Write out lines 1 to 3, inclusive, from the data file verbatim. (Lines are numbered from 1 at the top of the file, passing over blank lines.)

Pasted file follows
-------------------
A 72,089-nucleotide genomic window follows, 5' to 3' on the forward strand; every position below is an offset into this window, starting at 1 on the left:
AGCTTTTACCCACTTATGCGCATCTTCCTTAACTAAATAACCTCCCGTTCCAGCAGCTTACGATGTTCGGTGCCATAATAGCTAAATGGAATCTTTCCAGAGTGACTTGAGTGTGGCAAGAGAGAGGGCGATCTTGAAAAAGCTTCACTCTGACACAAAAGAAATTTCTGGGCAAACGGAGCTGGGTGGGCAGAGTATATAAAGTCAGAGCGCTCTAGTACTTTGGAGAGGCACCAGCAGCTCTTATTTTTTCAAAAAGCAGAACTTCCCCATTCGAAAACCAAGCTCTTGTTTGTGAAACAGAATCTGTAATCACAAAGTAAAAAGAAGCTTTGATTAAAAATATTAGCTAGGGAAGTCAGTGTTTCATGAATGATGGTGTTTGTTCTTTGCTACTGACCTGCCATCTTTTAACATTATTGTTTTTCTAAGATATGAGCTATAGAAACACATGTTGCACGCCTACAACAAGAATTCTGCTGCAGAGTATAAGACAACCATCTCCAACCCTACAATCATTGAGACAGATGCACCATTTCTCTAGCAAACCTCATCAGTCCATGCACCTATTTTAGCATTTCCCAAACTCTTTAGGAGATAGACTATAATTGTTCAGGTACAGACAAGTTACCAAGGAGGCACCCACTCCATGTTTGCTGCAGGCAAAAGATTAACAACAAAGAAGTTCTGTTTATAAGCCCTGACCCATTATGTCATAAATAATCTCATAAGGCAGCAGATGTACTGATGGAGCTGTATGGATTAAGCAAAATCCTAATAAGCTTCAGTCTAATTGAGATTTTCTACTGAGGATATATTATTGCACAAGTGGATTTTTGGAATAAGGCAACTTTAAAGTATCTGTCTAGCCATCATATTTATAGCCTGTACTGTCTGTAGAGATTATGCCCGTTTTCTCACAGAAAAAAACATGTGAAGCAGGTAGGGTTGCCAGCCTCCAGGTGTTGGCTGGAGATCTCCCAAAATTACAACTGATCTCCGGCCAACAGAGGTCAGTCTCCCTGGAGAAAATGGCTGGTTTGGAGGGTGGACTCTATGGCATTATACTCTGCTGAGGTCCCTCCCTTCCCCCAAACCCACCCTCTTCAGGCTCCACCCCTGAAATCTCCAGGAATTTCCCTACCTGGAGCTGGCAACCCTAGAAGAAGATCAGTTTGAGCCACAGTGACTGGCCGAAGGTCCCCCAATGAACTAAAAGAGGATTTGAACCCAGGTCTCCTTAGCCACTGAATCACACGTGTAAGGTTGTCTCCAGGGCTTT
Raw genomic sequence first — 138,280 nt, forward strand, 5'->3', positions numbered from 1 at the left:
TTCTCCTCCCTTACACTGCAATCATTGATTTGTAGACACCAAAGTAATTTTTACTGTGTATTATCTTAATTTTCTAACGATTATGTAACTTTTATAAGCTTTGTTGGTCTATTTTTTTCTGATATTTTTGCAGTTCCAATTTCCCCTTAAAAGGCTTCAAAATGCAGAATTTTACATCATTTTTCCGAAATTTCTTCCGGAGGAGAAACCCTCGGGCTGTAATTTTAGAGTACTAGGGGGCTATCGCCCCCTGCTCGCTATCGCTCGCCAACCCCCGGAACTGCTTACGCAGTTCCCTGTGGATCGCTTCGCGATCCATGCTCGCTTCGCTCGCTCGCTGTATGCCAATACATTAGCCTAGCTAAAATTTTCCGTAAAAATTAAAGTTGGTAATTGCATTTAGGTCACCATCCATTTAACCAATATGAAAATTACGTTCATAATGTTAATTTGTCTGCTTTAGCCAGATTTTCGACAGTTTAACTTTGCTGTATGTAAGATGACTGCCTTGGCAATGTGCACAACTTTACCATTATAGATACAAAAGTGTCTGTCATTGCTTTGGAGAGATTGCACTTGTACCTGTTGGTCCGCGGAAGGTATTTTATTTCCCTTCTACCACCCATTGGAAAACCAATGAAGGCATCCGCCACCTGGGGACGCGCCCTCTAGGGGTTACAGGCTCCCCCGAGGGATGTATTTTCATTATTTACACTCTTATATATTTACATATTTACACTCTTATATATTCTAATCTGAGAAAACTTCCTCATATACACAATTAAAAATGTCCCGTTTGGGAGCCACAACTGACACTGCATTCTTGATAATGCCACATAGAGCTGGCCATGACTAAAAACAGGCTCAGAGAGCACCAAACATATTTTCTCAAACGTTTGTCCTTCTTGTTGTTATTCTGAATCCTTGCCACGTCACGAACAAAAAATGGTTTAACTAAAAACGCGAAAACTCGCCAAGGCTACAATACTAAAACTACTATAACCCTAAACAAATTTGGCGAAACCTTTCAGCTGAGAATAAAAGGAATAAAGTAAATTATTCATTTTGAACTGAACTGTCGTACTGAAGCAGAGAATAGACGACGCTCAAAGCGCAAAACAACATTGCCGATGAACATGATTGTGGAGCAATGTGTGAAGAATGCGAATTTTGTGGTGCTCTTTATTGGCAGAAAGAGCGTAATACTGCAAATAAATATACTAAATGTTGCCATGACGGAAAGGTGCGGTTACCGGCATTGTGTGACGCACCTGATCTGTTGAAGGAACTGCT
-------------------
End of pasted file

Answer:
A 72,089-nucleotide genomic window follows, 5' to 3' on the forward strand; every position below is an offset into this window, starting at 1 on the left:
AGCTTTTACCCACTTATGCGCATCTTCCTTAACTAAATAACCTCCCGTTCCAGCAGCTTACGATGTTCGGTGCCATAATAGCTAAATGGAATCTTTCCAGAGTGACTTGAGTGTGGCAAGAGAGAGGGCGATCTTGAAAAAGCTTCACTCTGACACAAAAGAAATTTCTGGGCAAACGGAGCTGGGTGGGCAGAGTATATAAAGTCAGAGCGCTCTAGTACTTTGGAGAGGCACCAGCAGCTCTTATTTTTTCAAAAAGCAGAACTTCCCCATTCGAAAACCAAGCTCTTGTTTGTGAAACAGAATCTGTAATCACAAAGTAAAAAGAAGCTTTGATTAAAAATATTAGCTAGGGAAGTCAGTGTTTCATGAATGATGGTGTTTGTTCTTTGCTACTGACCTGCCATCTTTTAACATTATTGTTTTTCTAAGATATGAGCTATAGAAACACATGTTGCACGCCTACAACAAGAATTCTGCTGCAGAGTATAAGACAACCATCTCCAACCCTACAATCATTGAGACAGATGCACCATTTCTCTAGCAAACCTCATCAGTCCATGCACCTATTTTAGCATTTCCCAAACTCTTTAGGAGATAGACTATAATTGTTCAGGTACAGACAAGTTACCAAGGAGGCACCCACTCCATGTTTGCTGCAGGCAAAAGATTAACAACAAAGAAGTTCTGTTTATAAGCCCTGACCCATTATGTCATAAATAATCTCATAAGGCAGCAGATGTACTGATGGAGCTGTATGGATTAAGCAAAATCCTAATAAGCTTCAGTCTAATTGAGATTTTCTACTGAGGATATATTATTGCACAAGTGGATTTTTGGAATAAGGCAACTTTAAAGTATCTGTCTAGCCATCATATTTATAGCCTGTACTGTCTGTAGAGATTATGCCCGTTTTCTCACAGAAAAAAACATGTGAAGCAGGTAGGGTTGCCAGCCTCCAGGTGTTGGCTGGAGATCTCCCAAAATTACAACTGATCTCCGGCCAACAGAGGTCAGTCTCCCTGGAGAAAATGGCTGGTTTGGAGGGTGGACTCTATGGCATTATACTCTGCTGAGGTCCCTCCCTTCCCCCAAACCCACCCTCTTCAGGCTCCACCCCTGAAATCTCCAGGAATTTCCCTACCTGGAGCTGGCAACCCTAGAAGAAGATCAGTTTGAGCCACAGTGACTGGCCGAAGGTCCCCCAATGAACTAAAAGAGGATTTGAACCCAGGTCTCCTTAGCCACTGAATCACACGTGTAAGGTTGTCTCCAGGGCTTT
Raw genomic sequence first — 138,280 nt, forward strand, 5'->3', positions numbered from 1 at the left: